Peaceful revolution in Iran


Last week I linked to Michael Ledeen's latest article on Iran. Ledeen has long argued that we should work to encourage peaceful democratic revolution in Iran, as we did in eastern Europe in the 1980s. Now, from another zone on the political spectrum, come similar arguments from Timothy Garton Ash, the Oxford don whose splendid reportage of the peaceful revolutions in eastern Europe is still very much worth reading. Writing in the left-wing Guardian, Garton Ash includes some obligatory putdowns of George W. Bush. But he leaves no doubt about who the really bad guys are. "If you see it at first hand, you will have no doubt that this is a very nasty and dangerous regime."

Here's Garton Ash's bottom line.

This is where we need to hear the other half of the message from my friend in Isfahan: Stick together, and be consistent. If Europe and America split over Iran, as we did over Iraq, we have not a snowball's chance in hell of achieving our common goals. To be effective, Europe and America need the opposite of their traditional division of labor. Europe must be prepared to wave a big stick (the threat of economic sanctions, for it is Europe, not the United States, that has the trade with Iran) and America a big carrot (the offer of a full "normalization" of relations in return for Iranian restraint). But the old trans-Atlantic West is not enough. Today's nuclear diplomacy around Iran shows us that we already live in a multipolar world. Without the cooperation of Russia and China, little can be achieved.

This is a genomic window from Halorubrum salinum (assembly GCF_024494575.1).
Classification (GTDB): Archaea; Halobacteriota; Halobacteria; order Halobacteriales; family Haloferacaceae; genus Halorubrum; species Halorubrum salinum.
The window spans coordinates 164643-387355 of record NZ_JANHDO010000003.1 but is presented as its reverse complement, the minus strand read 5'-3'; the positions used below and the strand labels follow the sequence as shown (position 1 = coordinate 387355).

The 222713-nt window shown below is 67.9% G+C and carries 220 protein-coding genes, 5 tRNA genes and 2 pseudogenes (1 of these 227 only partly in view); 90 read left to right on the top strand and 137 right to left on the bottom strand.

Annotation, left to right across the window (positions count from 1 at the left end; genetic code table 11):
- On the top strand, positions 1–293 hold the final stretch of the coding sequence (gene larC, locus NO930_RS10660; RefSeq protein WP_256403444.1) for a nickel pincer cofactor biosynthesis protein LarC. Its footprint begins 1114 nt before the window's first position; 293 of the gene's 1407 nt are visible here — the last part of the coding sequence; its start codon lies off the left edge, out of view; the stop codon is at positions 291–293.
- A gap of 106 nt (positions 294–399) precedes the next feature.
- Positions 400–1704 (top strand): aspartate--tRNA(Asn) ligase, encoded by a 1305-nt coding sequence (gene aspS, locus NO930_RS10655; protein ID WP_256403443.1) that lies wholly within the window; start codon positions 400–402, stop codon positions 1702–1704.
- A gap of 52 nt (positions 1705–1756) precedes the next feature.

And we have to be consistent. Consistent in our policy to Iran, embedded in a kind of Helsinki process for the whole region. Consistent in advocating an international set of rules governing the use of nuclear power, not just for Iran but for others as well. Consistent, too, in recognizing that our policy must be addressed as much to the people as the regime. For every step we take to slow down the nuclearization of Iran, we need another to speed up the democratization of Iran. At every stage, we need to explain to the Iranian people, through satellite television, radio, and the Internet, what we are doing and why. Isfahan is not just the increasingly notorious location of a nuclear processing plant; it's also a beautiful city where many critical citizens live. Mahmoud Ahmadinejad is a reckless leader, but there are many other Mahmouds in Iran. We must listen to them. In the end, it's they, not we, who will change their country for the better.

I'm not sure I agree with 100 percent of this. But I think it's advice worth taking seriously.